Large-scale cross-platform study of research microarrays uncovers high concordance across platforms
Verifies the veracity of a mainstay of contemporary research
BOSTON--Gene expression microarrays have made a profound impact on biomedical research. The current expectation is that this technology will extend its current role as an experimental tool for basic science research and be increasingly applied in clinical practice. Before this can occur, the issues of cross-platform comparison and integration of data must be addressed. The diversity of available platforms and analytical methods has made comparison of data from multiple platforms challenging. Different laboratories may use different platforms to profile the same genes, but how comparable are they?
Winston Patrick Kuo, DDS, MS, DMSc, post-doctoral researcher in the Department of Oral and Developmental Biology at the Harvard School of Dental Medicine, and colleagues tested nearly all the available commercial and "in-house" gene expression microarray platforms for cross-platform and cross-laboratory comparisons. They have produced a framework for comparisons across platforms and different laboratories, reported in the July 2 online edition of Nature Biotechnology.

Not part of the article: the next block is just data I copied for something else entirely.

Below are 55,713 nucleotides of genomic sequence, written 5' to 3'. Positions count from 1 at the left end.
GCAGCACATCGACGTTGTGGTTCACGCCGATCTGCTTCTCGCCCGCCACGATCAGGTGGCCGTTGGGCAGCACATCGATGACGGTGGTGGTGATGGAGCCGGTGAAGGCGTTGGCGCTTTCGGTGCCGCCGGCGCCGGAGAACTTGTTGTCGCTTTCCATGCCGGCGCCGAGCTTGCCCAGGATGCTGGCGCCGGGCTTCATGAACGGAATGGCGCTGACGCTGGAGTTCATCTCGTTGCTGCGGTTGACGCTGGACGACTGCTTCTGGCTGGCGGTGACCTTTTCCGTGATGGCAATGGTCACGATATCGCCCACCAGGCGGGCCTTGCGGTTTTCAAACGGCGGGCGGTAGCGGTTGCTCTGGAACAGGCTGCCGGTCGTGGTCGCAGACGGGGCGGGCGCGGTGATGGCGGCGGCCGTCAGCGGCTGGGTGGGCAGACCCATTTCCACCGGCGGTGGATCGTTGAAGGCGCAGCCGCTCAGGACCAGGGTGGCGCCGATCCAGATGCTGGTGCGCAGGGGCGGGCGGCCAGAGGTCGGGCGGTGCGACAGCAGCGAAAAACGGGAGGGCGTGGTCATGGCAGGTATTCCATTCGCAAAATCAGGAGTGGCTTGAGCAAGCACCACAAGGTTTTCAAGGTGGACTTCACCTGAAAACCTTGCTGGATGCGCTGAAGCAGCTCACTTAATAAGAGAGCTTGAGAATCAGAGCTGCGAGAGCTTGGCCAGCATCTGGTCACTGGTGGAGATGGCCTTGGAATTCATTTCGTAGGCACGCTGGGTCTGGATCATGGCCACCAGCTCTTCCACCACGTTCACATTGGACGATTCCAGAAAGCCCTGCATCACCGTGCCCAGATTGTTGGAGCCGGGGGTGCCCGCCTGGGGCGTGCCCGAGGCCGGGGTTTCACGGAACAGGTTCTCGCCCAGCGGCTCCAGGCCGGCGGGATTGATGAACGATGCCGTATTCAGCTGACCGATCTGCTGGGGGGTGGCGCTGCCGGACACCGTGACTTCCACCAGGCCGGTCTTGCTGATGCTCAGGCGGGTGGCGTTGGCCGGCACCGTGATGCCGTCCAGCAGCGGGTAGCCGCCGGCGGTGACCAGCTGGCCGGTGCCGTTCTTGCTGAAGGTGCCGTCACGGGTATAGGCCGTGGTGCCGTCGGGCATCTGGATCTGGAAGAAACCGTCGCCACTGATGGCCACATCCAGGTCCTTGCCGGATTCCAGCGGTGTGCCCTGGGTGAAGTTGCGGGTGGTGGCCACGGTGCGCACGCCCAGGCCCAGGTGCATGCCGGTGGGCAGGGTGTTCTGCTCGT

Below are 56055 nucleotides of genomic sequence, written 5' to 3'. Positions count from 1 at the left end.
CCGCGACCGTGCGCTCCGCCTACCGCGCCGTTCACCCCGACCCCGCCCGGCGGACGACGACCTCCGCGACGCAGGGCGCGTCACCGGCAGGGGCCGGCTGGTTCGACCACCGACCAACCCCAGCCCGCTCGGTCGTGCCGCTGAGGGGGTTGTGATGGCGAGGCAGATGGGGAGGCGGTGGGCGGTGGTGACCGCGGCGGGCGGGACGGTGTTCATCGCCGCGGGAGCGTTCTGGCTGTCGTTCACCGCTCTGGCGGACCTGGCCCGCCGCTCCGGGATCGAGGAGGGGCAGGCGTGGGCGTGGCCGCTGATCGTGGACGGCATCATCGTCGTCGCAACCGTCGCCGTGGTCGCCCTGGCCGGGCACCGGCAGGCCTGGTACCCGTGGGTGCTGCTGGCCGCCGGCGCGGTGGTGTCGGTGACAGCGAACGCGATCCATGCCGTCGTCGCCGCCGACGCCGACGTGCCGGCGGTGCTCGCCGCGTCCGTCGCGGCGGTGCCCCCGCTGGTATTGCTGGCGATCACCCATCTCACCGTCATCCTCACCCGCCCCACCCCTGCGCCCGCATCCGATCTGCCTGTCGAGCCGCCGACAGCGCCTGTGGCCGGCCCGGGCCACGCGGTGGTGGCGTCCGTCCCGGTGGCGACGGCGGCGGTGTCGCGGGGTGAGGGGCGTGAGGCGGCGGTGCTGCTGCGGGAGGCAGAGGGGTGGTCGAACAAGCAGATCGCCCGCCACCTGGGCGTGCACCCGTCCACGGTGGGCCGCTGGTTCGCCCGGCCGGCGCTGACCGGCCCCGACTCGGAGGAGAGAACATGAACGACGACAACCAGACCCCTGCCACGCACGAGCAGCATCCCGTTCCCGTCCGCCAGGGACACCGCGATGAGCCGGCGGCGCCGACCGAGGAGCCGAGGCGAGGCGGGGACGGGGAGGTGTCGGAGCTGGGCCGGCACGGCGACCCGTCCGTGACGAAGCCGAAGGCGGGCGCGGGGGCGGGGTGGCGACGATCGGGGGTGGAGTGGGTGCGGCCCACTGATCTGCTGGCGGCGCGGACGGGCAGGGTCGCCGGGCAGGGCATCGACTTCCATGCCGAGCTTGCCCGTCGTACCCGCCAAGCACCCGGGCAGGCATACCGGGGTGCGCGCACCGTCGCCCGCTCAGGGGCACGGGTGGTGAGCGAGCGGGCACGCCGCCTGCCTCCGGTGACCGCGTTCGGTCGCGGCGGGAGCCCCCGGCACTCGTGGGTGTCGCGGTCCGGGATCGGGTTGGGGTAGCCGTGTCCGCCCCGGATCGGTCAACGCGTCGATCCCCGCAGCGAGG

This study comes on the heels of several large efforts to create standardized protocols for microarray experiments (from probe annotation to data analysis), such as the Minimum Information About a Microarray Experiment (http://mged.org/Workgroups/MIAME/miame.html), the External RNA Controls Consortium (http://www.cstl.nist.gov/biotech/Cell&TissueMeasurements/GeneExpression/ERCC.htm), and the Microarray Quality Control Project (http://www.fda.gov/nctr/science/centers/toxicoinformatics/maqc/). In addition, major portals for deposition and retrieval of microarray data, such as the Gene Expression Omnibus and ArrayExpress, will only be truly useful if experiments are sufficiently reliable and annotated so meaningful results can be extracted across different platforms. Given the existence of multiple platforms and the corresponding plethora of microarray data, an important issue is whether the platforms measure genes differently, and, if so, how data from different platforms can be compared or combined.